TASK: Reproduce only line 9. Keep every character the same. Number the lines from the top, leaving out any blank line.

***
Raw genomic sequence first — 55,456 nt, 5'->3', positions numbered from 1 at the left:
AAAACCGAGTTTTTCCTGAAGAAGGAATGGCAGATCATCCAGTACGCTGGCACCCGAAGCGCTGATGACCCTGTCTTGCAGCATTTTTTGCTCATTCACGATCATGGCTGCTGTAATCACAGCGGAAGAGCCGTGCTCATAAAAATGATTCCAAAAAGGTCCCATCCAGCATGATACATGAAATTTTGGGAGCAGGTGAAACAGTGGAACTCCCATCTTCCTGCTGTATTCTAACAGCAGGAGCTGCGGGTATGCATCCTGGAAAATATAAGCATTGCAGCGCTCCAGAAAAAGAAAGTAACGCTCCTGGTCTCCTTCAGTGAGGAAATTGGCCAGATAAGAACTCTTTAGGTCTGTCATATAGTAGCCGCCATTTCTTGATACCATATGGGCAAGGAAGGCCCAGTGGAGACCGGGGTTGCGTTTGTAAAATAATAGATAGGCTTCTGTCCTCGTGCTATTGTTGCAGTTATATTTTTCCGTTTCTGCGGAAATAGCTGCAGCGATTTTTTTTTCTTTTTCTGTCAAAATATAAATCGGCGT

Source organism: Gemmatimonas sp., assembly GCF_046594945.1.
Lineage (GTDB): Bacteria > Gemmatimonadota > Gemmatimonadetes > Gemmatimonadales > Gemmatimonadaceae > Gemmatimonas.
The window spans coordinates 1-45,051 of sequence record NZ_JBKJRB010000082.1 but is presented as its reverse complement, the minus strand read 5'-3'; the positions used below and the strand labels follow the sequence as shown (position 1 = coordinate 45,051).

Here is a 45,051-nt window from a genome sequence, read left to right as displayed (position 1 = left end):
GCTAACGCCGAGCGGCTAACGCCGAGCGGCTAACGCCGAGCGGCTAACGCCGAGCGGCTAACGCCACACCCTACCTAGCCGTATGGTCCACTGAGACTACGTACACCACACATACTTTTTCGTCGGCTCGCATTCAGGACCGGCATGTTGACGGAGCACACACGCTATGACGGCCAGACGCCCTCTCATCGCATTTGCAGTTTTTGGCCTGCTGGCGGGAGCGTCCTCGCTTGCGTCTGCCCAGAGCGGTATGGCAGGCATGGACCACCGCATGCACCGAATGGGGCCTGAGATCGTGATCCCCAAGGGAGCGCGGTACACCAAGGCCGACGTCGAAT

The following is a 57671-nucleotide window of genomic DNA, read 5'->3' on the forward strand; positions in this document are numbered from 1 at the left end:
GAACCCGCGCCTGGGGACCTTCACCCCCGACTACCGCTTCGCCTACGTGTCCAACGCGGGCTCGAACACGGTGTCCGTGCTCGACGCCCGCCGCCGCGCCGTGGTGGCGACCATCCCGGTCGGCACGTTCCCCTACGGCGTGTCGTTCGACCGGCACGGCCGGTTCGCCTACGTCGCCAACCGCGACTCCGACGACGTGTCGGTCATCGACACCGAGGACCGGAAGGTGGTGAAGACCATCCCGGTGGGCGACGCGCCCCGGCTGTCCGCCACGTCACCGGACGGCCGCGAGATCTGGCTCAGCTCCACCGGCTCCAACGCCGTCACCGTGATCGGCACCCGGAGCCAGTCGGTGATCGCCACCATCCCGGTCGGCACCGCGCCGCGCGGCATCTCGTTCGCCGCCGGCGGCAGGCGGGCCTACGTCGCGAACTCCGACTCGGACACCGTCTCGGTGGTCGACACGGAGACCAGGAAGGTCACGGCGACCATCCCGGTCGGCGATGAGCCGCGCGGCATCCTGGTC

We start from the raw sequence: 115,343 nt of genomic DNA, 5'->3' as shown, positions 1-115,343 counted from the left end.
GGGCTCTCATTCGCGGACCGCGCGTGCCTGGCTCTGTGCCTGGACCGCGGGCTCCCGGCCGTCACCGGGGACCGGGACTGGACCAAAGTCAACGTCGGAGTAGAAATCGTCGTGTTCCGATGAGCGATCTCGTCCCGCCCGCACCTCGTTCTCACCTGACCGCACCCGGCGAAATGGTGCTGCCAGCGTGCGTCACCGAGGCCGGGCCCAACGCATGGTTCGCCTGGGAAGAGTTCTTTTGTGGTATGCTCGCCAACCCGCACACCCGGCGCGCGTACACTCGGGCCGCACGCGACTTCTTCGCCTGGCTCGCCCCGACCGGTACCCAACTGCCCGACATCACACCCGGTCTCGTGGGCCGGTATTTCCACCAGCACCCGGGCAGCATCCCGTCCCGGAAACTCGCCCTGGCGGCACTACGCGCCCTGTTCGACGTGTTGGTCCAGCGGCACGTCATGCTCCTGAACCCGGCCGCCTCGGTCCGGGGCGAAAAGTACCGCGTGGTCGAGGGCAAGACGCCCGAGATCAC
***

GAACCCGCGCCTGGGGACCTTCACCCCCGACTACCGCTTCGCCTACGTGTCCAACGCGGGCTCGAACACGGTGTCCGTGCTCGACGCCCGCCGCCGCGCCGTGGTGGCGACCATCCCGGTCGGCACGTTCCCCTACGGCGTGTCGTTCGACCGGCACGGCCGGTTCGCCTACGTCGCCAACCGCGACTCCGACGACGTGTCGGTCATCGACACCGAGGACCGGAAGGTGGTGAAGACCATCCCGGTGGGCGACGCGCCCCGGCTGTCCGCCACGTCACCGGACGGCCGCGAGATCTGGCTCAGCTCCACCGGCTCCAACGCCGTCACCGTGATCGGCACCCGGAGCCAGTCGGTGATCGCCACCATCCCGGTCGGCACCGCGCCGCGCGGCATCTCGTTCGCCGCCGGCGGCAGGCGGGCCTACGTCGCGAACTCCGACTCGGACACCGTCTCGGTGGTCGACACGGAGACCAGGAAGGTCACGGCGACCATCCCGGTCGGCGATGAGCCGCGCGGCATCCTGGTC